Everyone from Turner has stories of people helping each other out there.  My favorite from Mike's family is the story of his Mom driving a bunch of kids to Vacation Bible School or something and having a flat tire.  I may have mentioned that before but it is worth a re-mention.  A local farmer, flying overhead in his small plane, spotted her.  He landed to help her change her tire!  Although the community has built a nice little airport, people out there also land on the roads or homemade runways alongside fields of wheat when needed.

Recently we learned that Turner was given some national attention as it was discovered to be the town in the contiguous US furthest from a major league baseball team.  What a funny thing to discover!  Apparently author Craig Robinson published a baseball trivia book called Flip Flop Fly Ball.  I don't really understand why but sports bloggers then started making some less-than-flattering remarks about Turner and the Turner Community spoke up about that.  I guess all that internet action is what led to the Wall Street Journal's interest in Turner.  It looks like they even sent a reporter out to get info and shoot this video.   The video itself made me a bit homesick, but I also realize it makes Turner look a bit bleak.  The things is, though, in the winter much of the character of the town takes place indoors and wouldn't be seen from this video.

I'd have never guessed that Turner, MT would end up as the lead story for the Wall Street Journal but here it is.  What a weird claim to fame, huh?

Now, having learned all that about Turner, MT, isn't it strange to know that particular town produced this particular fan?  You can read more about him here.





7 comments:

AKM said...

Ah, I'm so glad to see that he has the Cardinals toaster. He needs it.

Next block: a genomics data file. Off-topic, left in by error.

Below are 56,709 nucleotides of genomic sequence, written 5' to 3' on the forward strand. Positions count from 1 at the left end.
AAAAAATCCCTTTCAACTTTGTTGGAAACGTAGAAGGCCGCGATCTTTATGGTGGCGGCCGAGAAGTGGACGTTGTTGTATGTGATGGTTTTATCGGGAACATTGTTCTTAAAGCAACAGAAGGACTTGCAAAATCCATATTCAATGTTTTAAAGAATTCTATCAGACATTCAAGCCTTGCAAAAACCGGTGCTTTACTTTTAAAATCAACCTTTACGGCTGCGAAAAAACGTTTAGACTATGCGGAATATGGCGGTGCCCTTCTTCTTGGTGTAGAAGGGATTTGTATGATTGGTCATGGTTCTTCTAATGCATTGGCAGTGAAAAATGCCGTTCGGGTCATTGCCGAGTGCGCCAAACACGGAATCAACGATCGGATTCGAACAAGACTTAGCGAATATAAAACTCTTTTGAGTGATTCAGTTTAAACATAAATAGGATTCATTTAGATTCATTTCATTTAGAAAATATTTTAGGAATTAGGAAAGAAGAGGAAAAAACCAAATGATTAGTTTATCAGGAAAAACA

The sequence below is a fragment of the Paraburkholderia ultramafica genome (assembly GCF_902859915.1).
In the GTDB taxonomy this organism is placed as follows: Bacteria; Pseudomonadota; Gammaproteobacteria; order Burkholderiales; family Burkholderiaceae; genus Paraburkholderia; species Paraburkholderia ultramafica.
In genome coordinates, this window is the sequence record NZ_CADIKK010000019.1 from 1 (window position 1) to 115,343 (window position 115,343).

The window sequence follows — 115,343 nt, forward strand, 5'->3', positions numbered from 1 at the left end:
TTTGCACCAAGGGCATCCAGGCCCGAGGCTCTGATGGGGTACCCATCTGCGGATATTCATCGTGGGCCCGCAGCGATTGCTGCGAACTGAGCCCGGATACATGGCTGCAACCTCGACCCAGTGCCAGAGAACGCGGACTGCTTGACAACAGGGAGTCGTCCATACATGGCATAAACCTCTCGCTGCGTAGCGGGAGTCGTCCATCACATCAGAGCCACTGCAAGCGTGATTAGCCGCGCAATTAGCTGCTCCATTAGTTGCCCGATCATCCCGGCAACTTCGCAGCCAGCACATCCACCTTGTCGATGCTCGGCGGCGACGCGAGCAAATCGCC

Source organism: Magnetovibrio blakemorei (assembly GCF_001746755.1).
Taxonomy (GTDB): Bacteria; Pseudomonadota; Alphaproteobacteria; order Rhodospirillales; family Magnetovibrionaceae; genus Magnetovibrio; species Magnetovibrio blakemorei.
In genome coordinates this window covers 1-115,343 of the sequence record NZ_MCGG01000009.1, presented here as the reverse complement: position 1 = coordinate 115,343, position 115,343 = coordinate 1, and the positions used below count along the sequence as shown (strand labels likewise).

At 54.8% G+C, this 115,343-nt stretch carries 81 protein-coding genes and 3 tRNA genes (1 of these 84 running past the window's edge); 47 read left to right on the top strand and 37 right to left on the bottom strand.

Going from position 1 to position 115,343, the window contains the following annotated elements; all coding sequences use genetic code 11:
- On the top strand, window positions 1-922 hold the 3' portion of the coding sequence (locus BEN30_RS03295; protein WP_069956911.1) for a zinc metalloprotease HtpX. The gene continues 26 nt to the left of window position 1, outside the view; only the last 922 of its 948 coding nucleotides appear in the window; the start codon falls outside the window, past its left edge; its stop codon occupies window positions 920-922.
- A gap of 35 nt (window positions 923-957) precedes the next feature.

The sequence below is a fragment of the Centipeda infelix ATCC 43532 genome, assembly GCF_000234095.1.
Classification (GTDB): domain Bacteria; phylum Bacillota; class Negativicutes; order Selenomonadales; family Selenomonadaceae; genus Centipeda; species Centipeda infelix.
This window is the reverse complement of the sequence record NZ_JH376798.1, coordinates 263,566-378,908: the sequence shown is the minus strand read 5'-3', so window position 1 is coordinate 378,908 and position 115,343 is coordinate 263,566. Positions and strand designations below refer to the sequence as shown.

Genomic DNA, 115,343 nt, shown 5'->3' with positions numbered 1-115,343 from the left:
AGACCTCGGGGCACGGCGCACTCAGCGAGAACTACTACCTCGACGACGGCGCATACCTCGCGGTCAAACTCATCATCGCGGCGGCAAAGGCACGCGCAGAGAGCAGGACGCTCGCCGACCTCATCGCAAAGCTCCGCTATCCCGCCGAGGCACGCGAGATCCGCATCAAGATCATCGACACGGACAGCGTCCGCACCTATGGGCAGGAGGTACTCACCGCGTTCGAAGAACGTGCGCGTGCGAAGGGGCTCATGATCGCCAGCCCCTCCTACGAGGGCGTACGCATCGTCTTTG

I had to Google Turner to find out more. I'm fascinated by your part of the country, as you've probably guessed. Turner sounds like Montana's version of Lake Wobegon, in a way. They have a community potluck and dance on New Year's Eve? See, that's so charming. I love that...and snow in June. I would love that, too. The baseball thing is kind of sad, but I suppose that's what road trips are for, right? ;-)

And yes, your wedding was lovely! Yellow and orange...no surprise there! I love those late-70s/early-80s wedding dresses and hats. Should I ever marry, I may resurrect that look.

Michelle said...

Oh, I love small towns. Gillette was small when I grew up and my favorite places we lived after I was married were Torrington, WY, and Bayfield, CO. Bayfield had very much the kind of community spirit you write about in Turner. Big towns and big cities have some advantages as far as accessibilty to stuff, but you can't beat a small town for raising kids and feeling community.

Maria Rose said...

Turner is a special place to this family.

affectioknit said...

I loved reading about Turner...and seeing your wedding photos...precious!

Have a lovely day!

Victoria said...

Love this post!! What a cake!!

Emily said...

So what brought your family to Turner? I suppose whatever it was, the bigger reason was for you to meet Mike! I love small towns and their charm. :)

Susan Struck said...

Thank-you all for your lovely comments.

AKM, yes, Mike NEEDED that. Our older son and his wife just sent that for Mike's birthday. I'm wondering if you need one as well?

Michelle, I agree. There are disadvantages to living in a small town but I find there are even more advantages. I felt I flourished there.

Maria, yes indeed!

Affectionknit, thank-you. I picked out my wedding colors when I was in junior high. Originally it was to be orange, yellow and lime green!

Victoria, I'm so glad you are able to comment again! I'll probably occasionally revert to the flipcard style of blog but only for a few days at a time I think...at least until they get the bugs worked out. And I did love that cake. I'm sure that Bella was self-taught. People out there learned to do whatever was needed.

Emily, my Dad was a pastor called to a little church up there. I do think it was mainly so I could meet Mike. :-)